Mar­ket Meal: Take-away Thai and In­dian dishes new ad­di­tion to lo­cal farm­ers mar­kets

Owner and op­er­a­tor left her day job to pur­sue cook­ing

Edmonton Journal - - FOOD - LIANE FAULDER lfaul­[email protected]­mon­ton­jour­nal. com

Sim­ple foods, with big flavours — that’s what you’ll find at Mini Kitchen, new this sea­son at the South­west Ed­mon­ton Farm­ers Mar­ket.

Mini Kitchen, run by Damini Mo­han, spe­cial­izes in In­dian food. The busi­ness came about slowly, over a num­ber of years, sim­ply be­cause Mo­han grew up, left home, and could no longer get the same kind of won­der­ful In­dian food that her mother, Renu Mo­han, pre­pared for the fam­ily.

Born and raised in In­dia for 17 years, Mo­han al­ways liked to cook.

“But I used to cook ev­ery­thing but In­dian. I could eat In­dian food any­time, so I took it for granted,” re­calls Damini, 27, whose fam­ily moved to Ed­mon­ton in 2003.

A few years ago, she had an op­por­tu­nity to live in Wash­ing­ton, D.C., to com­plete an in­tern­ship, and sim­ply couldn’t find an In­dian restau­rant that could match what she was able to get at home. So Damini started ex­per­i­ment­ing. Over time, she built up a con­sid­er­able reper­toire and last year, she de­cided to give up her day job and pur­sue cook­ing full-time.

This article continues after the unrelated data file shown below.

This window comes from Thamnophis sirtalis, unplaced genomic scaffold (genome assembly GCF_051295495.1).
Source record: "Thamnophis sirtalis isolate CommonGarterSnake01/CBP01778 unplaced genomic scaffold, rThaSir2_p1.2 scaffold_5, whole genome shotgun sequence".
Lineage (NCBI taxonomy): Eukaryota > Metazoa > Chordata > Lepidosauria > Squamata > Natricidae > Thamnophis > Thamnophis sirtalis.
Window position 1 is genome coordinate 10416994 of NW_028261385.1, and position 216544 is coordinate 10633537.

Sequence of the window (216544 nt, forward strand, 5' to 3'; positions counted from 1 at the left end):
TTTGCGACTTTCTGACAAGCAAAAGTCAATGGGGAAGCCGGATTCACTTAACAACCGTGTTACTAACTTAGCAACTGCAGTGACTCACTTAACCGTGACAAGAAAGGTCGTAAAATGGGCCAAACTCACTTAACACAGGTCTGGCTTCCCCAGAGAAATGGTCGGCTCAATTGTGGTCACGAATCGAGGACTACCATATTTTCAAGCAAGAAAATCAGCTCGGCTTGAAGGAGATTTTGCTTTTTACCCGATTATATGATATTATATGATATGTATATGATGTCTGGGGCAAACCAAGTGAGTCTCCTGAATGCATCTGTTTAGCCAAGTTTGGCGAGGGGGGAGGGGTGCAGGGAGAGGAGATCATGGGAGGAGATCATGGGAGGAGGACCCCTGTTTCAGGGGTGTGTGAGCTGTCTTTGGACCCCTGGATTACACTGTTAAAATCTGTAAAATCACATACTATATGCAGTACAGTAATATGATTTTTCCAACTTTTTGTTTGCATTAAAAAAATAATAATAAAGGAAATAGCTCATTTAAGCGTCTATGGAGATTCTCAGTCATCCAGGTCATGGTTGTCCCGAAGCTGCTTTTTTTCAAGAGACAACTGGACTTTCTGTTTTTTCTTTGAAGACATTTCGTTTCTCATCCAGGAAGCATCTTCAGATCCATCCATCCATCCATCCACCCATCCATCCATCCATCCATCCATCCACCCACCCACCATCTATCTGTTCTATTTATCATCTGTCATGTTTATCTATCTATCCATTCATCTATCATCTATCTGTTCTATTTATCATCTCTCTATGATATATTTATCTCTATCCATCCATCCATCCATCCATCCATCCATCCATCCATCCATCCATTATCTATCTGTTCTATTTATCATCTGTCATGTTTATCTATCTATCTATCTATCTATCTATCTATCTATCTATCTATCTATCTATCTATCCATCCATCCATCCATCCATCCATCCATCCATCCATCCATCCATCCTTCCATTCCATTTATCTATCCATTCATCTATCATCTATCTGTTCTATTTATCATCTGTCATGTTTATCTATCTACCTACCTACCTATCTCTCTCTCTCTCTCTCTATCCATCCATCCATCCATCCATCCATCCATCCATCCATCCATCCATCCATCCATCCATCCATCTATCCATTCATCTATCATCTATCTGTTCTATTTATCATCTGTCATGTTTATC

In Novem­ber 2012, Mini Kitchen be­gan sell­ing a line of In­dian food prod­ucts at the city mar­ket at city hall, and in Jan­uary she ex­panded to the Sal­is­bury Green­house mar­ket. Now she’s at seven lo­cal mar­kets, in­clud­ing the new French Quar­ter mar­ket at Cite fran­co­phone on Sun­days, and of course, the South­west Ed­mon­ton Farm­ers Mar­ket.

Mini Kitchen prod­ucts are frozen (as are many ready­made meals at farm­ers’ mar­kets, due to health reg­u­la­tions). They sell in 500-millil­itre con­tain­ers for $11 each, or three for $30.

When I cooked the dishes at home, I pre­pared bas­mati rice as an ac­com­pa­ni­ment. But you can also pur­chase naan bread from Mini Kitchen, made us­ing Renu’s recipe.

Each of the dishes was de­li­cious. The but­ter chicken, made with a com­bi­na­tion of chicken breasts and chicken thighs, was laced with cream, but also gen­er­ous amounts of yo­gurt to cut down on calo­ries and fat.

The pome­gran­ate chick­peas were firm. Damini uses dried chick­peas and soaks them overnight to avoid the mushy qual­ity as­so­ci­ated with canned chick­peas. Cumin and co­rian­der add kick. A third dish, spinach stud­ded with nuggets of fried pa­neer, also sur­prised me with its com­bi­na­tion of flavour and nu­tri­tion. Mini Kitchen also sells a line of Thai prod­ucts, in­clud­ing a red Thai co­conut curry.

Damini now has her mother work­ing in the busi­ness, and they are plan­ning to open a small café to­gether with some other mar­ket ven­dors as soon as they can find a suit­able lo­ca­tion in the cen­tral part of Ed­mon­ton. For de­tails on the busi­ness, go Mini Kitchen’s Face­book page.

GREG SOUTHAM/ ED­MON­TON JOUR­NAL

Damini Mo­han, from Mini Kitchen, makes Thai and In­dian food that you can take home — all frozen for safety — from the South­west Ed­mon­ton Farm­ers Mar­ket.

Newspapers in English

Newspapers from Canada

© PressReader. All rights reserved.